MPC will have to perform a balancing act

Swap rates fell slightly last week but not enough to affect any lender rate decisions.

• One-year money is down 0.04% to 4.75%

• Two-year money is down 0.05% to 4.94%

• Three-year money is down 0.02% to 5.06%

• Five-year money is down 0.02% to 5.17%

Last week&#39s raft of fixed rate increases had been expected – Halifax, Cheltenham & Gloucester, West Brom, The Woolwich, Bank of Ireland and Nationwide all repriced.

At times like this you appreciate lenders that use emails for rate updates – it makes it easier to stay on top of rates, it&#39s possible to instantly distribute rates to colleagues wherever they are and it&#39s easier to store the information. C&G please take note.

The Woolwich launched a guaranteed lifetime tracker rate this week at base plus 0.04% for two years then 0.95% for the life of the loan but it does not look like good value long-term compared with Bank of Scotland which has a rate of base plus 0.69% for life.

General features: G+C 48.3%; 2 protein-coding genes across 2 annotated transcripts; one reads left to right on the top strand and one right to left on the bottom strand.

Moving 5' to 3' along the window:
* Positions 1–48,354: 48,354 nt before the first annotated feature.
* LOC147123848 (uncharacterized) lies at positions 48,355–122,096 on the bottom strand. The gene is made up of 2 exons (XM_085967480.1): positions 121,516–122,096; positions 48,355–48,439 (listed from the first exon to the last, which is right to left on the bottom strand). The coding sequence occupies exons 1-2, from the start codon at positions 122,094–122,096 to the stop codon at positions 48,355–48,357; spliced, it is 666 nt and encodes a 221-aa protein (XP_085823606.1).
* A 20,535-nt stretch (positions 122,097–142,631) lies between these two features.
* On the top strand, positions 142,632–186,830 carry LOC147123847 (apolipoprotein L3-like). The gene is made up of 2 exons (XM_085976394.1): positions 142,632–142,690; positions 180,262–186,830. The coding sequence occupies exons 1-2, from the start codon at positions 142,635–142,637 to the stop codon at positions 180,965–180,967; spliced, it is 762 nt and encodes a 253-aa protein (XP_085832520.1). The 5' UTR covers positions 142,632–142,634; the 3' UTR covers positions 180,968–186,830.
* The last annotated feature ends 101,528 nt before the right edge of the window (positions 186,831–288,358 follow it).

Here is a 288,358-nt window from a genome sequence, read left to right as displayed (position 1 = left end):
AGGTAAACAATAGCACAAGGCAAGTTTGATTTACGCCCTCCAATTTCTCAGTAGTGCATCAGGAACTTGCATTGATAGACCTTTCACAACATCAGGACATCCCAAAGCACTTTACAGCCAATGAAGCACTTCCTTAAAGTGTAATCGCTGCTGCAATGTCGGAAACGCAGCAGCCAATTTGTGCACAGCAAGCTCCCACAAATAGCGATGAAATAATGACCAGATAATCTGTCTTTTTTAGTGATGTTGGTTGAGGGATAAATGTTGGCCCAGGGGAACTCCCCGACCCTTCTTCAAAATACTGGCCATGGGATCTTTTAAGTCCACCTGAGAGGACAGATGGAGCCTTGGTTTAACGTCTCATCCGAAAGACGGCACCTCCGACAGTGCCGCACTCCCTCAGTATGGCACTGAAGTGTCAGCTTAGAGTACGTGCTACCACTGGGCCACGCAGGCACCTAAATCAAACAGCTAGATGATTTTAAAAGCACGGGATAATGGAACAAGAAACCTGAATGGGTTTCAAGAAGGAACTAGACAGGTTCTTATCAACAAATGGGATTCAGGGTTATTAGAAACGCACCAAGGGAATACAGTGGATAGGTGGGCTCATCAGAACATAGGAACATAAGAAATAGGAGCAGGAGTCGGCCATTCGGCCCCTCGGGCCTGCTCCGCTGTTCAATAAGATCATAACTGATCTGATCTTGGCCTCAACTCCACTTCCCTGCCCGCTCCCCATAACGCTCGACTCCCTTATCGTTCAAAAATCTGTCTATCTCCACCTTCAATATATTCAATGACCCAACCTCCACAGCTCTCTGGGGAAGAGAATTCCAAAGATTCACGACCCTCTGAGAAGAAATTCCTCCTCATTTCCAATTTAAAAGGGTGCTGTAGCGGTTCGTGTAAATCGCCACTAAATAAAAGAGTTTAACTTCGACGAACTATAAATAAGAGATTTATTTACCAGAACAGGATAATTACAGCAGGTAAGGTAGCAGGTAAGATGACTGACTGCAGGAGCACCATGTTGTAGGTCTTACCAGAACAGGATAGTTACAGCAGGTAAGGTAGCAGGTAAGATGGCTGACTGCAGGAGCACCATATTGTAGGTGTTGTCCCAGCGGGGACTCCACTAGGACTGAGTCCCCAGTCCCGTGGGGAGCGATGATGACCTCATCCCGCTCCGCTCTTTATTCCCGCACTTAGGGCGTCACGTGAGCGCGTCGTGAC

Northern Rock wins rate of the week with its two-year fix at 4.69% though fees are painfully high. Once again it is villain of the week, this time for launching a rate then pulling it a few days later.

Three-month LIBOR is up 0.01% at 4.38% and the City is expecting another 0.25% rise in the base rate in the next three months. Twelve-month LIBOR is down 0.03% at 4.79, indicating a 0.75% increase in the next 12 months.

The minutes have been released for April&#39s Monetary Policy Committee meeting and show that there was an eight to one decision to hold rates.

March&#39s inflation figure unexpectedly fell from 1.3% to 1.1%. In theory this should ease the pressure to increase the base rate as the target is 2%. But in reality the effects of house price inflation, consumer debt and expenditure on future inflation concern the MPC.

Jonathan Cornell is technical director Hamptons International Mortgages